We often get questions from curious Museum guests about the window screens we have created, hanging in The Studio's windows.
The Ribbon Window Shade uses some of the same materials as our Plastic Cap Window Screen and is a good way to explore the art of weaving. It also provides some shade during the sunny weather that should be on its way soon! Here is a list of supplies you and your child will need to make a window weaving for your home.
Materials: Two tension rods that fit your window, Duct tape to secure the rods, colorful wire, ribbons, strings, fabric strips, and yarn (or any other weaving material).
First, you will want to put both tension rods in your window and secure them well so that they don't move or shift when you start weaving. Our window is 58 inches wide and we hung the two rods 36 inches apart. We found that we needed some duct tape around the ends of the rods to attach them to the window. If you try this at home or in your classroom, you may need a temporary support to keep your rods stable once you begin wrapping the wire and weaving the ribbons.
The wire that we used is the same cable wire that was used for the Plastic Cap Window Screen. It is colorful cable wire that comes in a gray or black casing which can be easily peeled off to reveal the colorful wires. I suggest cutting the wire while still in the casing into lengths that are double your window length, at most. I began adding the warp (the vertical strands in a weaving) by looping the wire around the top and bottom rods and securing the wire into place by wrapping the wire back onto itself. We ended up doing 60 strands of wire (just under an inch apart) to fill our window, but you may need to do more or less depending on the size of your window.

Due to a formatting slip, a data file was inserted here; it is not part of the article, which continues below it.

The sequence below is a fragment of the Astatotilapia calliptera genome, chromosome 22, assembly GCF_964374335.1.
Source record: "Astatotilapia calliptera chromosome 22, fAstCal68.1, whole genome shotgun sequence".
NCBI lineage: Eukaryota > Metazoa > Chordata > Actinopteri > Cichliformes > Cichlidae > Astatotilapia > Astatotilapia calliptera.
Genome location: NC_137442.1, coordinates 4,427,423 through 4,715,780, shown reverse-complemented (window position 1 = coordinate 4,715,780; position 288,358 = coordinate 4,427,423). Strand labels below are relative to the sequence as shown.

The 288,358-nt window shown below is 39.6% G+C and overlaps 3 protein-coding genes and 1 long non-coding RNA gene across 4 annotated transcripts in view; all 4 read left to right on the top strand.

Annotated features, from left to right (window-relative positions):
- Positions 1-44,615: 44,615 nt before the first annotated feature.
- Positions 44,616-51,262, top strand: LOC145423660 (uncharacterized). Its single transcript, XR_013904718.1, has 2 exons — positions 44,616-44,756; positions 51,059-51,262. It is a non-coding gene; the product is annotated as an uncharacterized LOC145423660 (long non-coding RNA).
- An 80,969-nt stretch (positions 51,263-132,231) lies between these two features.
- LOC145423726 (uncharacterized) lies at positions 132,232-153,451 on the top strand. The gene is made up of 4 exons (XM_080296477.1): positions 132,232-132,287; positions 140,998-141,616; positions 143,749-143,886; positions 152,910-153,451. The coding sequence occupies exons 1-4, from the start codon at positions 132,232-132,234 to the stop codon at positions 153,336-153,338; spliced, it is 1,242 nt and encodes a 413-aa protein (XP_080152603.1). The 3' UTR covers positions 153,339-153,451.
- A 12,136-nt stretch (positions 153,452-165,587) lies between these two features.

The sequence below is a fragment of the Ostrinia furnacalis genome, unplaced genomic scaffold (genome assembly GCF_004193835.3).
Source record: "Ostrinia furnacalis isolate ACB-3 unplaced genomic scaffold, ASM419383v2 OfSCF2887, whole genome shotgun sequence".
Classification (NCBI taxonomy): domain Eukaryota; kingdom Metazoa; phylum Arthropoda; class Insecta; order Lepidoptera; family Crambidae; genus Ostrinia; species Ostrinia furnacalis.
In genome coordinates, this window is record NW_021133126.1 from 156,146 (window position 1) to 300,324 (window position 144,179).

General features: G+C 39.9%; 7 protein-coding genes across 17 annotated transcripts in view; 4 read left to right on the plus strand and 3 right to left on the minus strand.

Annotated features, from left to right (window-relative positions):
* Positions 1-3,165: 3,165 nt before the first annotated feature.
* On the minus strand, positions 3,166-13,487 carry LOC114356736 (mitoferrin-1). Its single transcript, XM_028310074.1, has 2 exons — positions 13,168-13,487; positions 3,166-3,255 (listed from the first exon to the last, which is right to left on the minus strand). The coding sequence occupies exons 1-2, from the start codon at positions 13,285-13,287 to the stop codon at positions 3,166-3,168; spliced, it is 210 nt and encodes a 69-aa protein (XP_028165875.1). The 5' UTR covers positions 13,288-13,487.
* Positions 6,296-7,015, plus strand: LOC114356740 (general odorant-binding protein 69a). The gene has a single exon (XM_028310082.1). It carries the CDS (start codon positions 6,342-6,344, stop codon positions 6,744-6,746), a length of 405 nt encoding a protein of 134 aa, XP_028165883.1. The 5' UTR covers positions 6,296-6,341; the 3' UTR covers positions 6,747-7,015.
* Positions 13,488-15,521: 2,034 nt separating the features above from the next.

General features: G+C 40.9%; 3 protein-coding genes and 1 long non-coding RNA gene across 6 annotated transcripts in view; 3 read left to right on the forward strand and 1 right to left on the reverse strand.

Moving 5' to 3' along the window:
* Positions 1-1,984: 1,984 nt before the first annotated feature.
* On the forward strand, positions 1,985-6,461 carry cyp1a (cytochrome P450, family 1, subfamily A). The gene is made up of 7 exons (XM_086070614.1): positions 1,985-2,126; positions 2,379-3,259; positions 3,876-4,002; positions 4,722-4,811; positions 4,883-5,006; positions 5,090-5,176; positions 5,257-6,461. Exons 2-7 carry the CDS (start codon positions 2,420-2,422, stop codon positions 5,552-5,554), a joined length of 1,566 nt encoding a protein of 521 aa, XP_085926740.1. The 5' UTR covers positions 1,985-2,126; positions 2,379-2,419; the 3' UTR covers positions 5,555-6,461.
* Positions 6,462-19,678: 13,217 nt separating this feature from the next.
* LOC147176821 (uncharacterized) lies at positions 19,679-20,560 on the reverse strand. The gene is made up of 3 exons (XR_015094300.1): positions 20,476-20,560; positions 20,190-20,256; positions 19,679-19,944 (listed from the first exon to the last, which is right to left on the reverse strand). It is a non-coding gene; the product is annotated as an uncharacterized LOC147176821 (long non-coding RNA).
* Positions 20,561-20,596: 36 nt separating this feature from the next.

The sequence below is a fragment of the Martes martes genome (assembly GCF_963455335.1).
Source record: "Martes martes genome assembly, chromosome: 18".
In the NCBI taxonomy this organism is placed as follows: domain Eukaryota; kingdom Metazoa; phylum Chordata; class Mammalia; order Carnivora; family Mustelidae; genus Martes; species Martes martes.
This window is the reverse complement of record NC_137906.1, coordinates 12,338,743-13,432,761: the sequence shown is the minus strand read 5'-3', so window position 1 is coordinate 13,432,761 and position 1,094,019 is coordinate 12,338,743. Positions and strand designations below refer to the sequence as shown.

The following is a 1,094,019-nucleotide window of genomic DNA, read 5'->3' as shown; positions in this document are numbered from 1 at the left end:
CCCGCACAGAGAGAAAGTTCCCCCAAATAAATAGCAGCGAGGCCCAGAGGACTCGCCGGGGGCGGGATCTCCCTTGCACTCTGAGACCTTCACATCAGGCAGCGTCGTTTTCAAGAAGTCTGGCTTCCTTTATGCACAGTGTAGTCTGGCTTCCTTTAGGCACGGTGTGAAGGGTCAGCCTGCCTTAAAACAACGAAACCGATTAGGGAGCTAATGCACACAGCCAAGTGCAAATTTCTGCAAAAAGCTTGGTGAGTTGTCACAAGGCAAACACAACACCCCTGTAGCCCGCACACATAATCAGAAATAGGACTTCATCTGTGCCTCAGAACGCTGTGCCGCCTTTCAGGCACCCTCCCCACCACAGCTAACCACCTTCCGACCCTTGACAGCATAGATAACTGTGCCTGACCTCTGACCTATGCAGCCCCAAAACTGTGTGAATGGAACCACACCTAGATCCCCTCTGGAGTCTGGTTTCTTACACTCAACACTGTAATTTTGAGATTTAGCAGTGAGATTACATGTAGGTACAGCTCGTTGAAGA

We have quite a collection of ribbons, strings, fabric strips, and yarn and we found that starting the weaving at the top with some of the wider ribbon works well to get the pattern started. To weave you should begin by pulling the ribbon OVER the first wire and UNDER the next and continue this pattern until you reach the other side. Starting the next ribbon with an alternating pattern will create a fabric-like weaving. Don't be afraid to mix up your weaving by going OVER two wires and UNDER the next one or making up any other weaving patterns you would like. Whenever you run out of one ribbon or string, pick up a new one and keep going. We tucked some of the ribbon ends into place behind a wire but also stapled a few together so they would be more secure. We liked adding some of the thinner string in front of the thicker ribbons so that there were a few layers on top of each other in the weaving. It is fun to experiment with whatever materials you are using to see how the textures and colors look with each other. Just be sure that you don't pull the ribbons so tightly that they pull on the end pieces of wire.
I hope you get to try out making your own window weaving, and please take a look at our other window display tutorials:
Window Color Wheel
Rainbow Window Shades
Plastic Cap Window Screen
We would also love to hear about any other method you used to make a window weaving so please leave a comment on the Scholastic Parents Facebook page to let us know what you did!